I’m not sure that the book began with an idea, and don’t recall where or when the title arose, or the ideas associated with the title. The book was accepted eight years ago, and just appeared in December. Some of the poems that make up the collection I wrote 20 or more years ago in Los Angeles, one of the more apocalyptic cities I know.
What genre does your book fall under?
What actors would you choose to play your characters in a movie rendition?
I wouldn’t call the haunted entities inhabiting my pages “characters”– but if pressed to the wall, I’d say maybe Grace Zabriskie, Vincent Shiavelli, Crispin Glover, Tilda Swinton, Klaus Kinski.
What is the one-sentence synopsis of your book?
Saint X chronicles the joy and despair of a millennial age, charting love’s ills and the grind of mortality; its human figures are honored if not saved by nuanced reflection, measured perception and the pleasures of song.
Will your book be self-published or represented by an agency?
The book was published by Stephen F. Austin State University Press (Nacogdoches, TX). They did a great job on Saint X, it’s a beautiful, carefully-made book, and I’m pleased and proud to be part of their catalogue.
How long did it take you to write the first draft of your manuscript?
I think I had an early version of the manuscript together after nine or ten years of writing poems. But six more years passed before I had anything that looked like the book Saint X became.
What other books would you compare this one to within your genre?
That’s a tough question. Ideally, a new book of poems is nothing like anything else that’s been written, but informed by everything I’ve ever read or experienced. Neruda has always had great impact on me. As has Rumi. Rilke, Levertov, Galway Kinnell, Sharon Olds, Marvin Bell and Gerald Stern figure here, too. Especially Gerald Stern.
Who or what inspired you to write this book?
Though it doesn’t look or sound or feel much like Saint X, Stern’s staggeringly lovely Lucky Life is behind everything I do, I think, in my own book, and in the book I’m finishing now. I wouldn’t say, though, that Saint X rose out of an act of inspiration. The poems seemed to arrive on their own, almost unbidden, and at some point a pattern emerged, a gravitational energy.
What else about your book might pique the reader’s interest?
Its intensity and oddness, I’d say. It’s not a casual or typical read — whatever that means. Its figures are bizarre but familiar. People born under punches, shaken by rattles and flares, latter-day pilgrims who stare at the statue that stares at America; people for whom disobedience is still a first duty, and death but a question of style. People wearing bandages rather than smiles, perversely on foot while the saddled horse follows. People who seem to survive and still seem to be laughing. “[T]hese poems,” as Li-Young Lee notes of Saint X, “will make you think twice, think again, and feel glad that such an unsettling imagination is at work in poetry.”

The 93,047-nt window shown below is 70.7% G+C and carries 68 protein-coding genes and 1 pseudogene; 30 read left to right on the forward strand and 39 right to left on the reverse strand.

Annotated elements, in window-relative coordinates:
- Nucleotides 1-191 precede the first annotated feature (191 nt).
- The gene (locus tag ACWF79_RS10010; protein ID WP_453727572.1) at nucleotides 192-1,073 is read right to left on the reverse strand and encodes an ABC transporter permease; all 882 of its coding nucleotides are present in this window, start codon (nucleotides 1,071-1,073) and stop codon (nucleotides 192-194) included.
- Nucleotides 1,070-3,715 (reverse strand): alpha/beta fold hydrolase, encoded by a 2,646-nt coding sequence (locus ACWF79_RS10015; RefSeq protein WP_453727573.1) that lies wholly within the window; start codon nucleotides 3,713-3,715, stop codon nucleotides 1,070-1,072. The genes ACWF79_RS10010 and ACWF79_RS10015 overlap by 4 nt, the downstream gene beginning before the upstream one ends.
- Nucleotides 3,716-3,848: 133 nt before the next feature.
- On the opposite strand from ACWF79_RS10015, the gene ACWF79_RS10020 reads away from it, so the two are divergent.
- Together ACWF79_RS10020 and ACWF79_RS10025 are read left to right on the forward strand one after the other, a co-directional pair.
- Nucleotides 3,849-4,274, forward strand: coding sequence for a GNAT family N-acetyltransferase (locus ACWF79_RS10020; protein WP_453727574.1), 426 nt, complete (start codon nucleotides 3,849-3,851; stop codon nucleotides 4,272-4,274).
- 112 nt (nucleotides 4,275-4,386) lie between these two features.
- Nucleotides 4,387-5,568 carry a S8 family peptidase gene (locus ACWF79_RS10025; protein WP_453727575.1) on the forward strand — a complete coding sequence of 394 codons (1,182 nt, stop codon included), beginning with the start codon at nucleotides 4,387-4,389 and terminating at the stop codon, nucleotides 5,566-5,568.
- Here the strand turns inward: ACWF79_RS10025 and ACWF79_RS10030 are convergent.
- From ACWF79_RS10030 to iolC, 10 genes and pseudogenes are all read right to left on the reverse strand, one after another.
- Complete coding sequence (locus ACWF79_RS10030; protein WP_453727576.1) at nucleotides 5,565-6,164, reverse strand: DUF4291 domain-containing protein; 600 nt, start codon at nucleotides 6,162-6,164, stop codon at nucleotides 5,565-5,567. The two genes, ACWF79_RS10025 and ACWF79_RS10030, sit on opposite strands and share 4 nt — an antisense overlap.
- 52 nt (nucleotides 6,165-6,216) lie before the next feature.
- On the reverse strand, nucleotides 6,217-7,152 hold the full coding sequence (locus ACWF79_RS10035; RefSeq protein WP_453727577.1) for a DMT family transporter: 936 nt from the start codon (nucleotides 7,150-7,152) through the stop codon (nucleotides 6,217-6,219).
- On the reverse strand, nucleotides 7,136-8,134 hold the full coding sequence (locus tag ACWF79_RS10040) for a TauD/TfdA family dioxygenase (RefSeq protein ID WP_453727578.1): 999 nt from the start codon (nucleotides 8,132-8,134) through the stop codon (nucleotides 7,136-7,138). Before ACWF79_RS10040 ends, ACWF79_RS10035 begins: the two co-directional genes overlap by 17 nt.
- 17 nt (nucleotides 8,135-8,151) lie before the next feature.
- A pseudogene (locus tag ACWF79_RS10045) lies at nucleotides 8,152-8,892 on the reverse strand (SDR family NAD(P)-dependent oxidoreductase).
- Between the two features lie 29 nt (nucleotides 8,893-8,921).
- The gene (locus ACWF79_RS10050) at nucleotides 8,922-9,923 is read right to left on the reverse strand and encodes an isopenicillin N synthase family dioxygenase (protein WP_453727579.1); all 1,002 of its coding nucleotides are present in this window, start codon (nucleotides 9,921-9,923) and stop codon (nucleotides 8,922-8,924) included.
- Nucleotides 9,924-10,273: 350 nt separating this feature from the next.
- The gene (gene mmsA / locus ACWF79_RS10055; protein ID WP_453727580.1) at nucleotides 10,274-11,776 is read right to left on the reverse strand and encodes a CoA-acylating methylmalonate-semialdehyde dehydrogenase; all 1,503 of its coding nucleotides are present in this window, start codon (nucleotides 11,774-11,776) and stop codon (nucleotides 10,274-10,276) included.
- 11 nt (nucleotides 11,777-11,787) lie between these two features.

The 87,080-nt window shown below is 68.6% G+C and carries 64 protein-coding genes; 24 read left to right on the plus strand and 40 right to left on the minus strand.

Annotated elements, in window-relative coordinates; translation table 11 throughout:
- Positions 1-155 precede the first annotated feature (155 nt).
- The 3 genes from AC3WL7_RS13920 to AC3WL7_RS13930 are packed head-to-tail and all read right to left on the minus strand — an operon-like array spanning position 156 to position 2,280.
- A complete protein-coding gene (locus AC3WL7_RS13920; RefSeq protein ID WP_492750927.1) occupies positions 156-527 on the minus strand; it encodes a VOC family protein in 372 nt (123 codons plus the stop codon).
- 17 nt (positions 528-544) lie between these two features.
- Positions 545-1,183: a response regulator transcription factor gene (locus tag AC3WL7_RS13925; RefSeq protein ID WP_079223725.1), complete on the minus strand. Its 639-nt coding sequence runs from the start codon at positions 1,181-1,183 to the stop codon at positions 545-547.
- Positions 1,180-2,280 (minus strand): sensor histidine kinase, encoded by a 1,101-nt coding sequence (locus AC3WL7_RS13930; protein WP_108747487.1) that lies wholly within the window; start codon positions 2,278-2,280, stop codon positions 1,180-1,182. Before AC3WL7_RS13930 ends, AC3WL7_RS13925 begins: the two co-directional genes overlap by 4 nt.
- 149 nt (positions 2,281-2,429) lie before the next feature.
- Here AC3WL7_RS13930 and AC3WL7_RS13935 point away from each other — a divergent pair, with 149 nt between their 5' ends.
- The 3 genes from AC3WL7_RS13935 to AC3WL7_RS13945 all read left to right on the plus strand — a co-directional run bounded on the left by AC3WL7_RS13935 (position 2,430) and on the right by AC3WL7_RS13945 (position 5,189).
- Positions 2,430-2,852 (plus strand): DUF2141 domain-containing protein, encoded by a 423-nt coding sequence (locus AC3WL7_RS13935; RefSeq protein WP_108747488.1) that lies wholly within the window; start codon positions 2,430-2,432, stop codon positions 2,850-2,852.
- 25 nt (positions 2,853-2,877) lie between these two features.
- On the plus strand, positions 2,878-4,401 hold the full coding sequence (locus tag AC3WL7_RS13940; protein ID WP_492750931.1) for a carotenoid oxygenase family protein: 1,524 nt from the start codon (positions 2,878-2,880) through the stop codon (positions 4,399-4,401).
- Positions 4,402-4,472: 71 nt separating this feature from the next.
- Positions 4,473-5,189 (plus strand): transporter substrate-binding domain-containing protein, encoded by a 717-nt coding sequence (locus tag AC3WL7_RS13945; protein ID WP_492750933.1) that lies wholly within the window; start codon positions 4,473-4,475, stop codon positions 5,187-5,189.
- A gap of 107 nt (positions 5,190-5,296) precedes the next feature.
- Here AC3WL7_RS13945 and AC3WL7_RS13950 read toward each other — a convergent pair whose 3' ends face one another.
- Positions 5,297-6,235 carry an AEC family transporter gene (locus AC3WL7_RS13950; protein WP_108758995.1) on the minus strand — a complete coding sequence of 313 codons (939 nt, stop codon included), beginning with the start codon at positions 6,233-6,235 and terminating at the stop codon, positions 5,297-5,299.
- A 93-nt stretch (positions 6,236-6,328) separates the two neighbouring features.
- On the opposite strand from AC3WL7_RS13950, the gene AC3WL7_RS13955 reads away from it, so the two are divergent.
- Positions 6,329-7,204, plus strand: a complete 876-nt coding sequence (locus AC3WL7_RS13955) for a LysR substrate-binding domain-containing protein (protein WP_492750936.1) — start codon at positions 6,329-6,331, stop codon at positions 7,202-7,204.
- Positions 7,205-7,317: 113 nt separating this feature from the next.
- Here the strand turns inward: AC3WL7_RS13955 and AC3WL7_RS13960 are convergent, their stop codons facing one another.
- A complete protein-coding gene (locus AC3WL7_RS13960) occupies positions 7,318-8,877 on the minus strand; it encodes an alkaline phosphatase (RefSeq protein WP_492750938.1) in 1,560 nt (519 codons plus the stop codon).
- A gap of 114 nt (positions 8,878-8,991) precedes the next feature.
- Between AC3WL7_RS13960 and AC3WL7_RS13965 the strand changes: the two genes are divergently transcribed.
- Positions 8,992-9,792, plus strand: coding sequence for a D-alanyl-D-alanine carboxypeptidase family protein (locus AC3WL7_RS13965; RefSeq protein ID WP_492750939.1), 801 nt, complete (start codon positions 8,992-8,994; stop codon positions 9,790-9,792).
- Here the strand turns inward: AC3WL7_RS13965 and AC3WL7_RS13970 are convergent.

If the book unsettles Li-Young, well, I guess I’ve done all I can.
For more info on Saint X, click HERE
(By Sunday, April 6, 2013, another writer will be added to the list of those interviewed. Please check back here.)
Previous Interviews include:
Vassiliki Katsarou http://raggedsky.com/blog
Adrianne Kalfopoulou http://www.adriannekalfopoulou.com/articles/round_robin.htm
For further reading: http://loismarieharrodblogger.blogspot.com
05 Jan 2013
Pampered pet tours with professor
The Campus — Chelsea Fleishman (see original article )
Their friendship knows no bounds.
From work, to the gym and even at the bar, their complementary sets of luscious locks and pearly whites are iconic.
English Professor Kirk Nesset and his black Pomeranian, Ryan, are celebrities at Allegheny College.
“[They] stroll the Oddfellows hallway like a pair of gangsters,” said Kiley Fisher, ’13.
At last Thursday’s Single Voice Reading, Ryan listened attentively in the first row as Nesset read his flash fiction and poems he had translated.
“If Ryan’s not paying attention, I know I’m doing something wrong,” Nesset said.
Senior Michael Babeji recalled the time he and a few fellow students watched Ryan while Nesset’s band, Uncle John’s Band, played at Grounds for Change.
“All the while Ryan would intermittently bark, as if cheering for his owner,” Babeji said.
Nesset isn’t the only one performing for the public eye.
“Once, in the English department hallway, Kirk brought out a hula hoop and Ryan performed show tricks,” said William Brewer, ’11. ”In that moment he was the star, or, at least a part of the same star team.”
Ryan’s been jumping through hula hoops, wiping his feet on the carpet and even playing dead since his first summer with Nesset.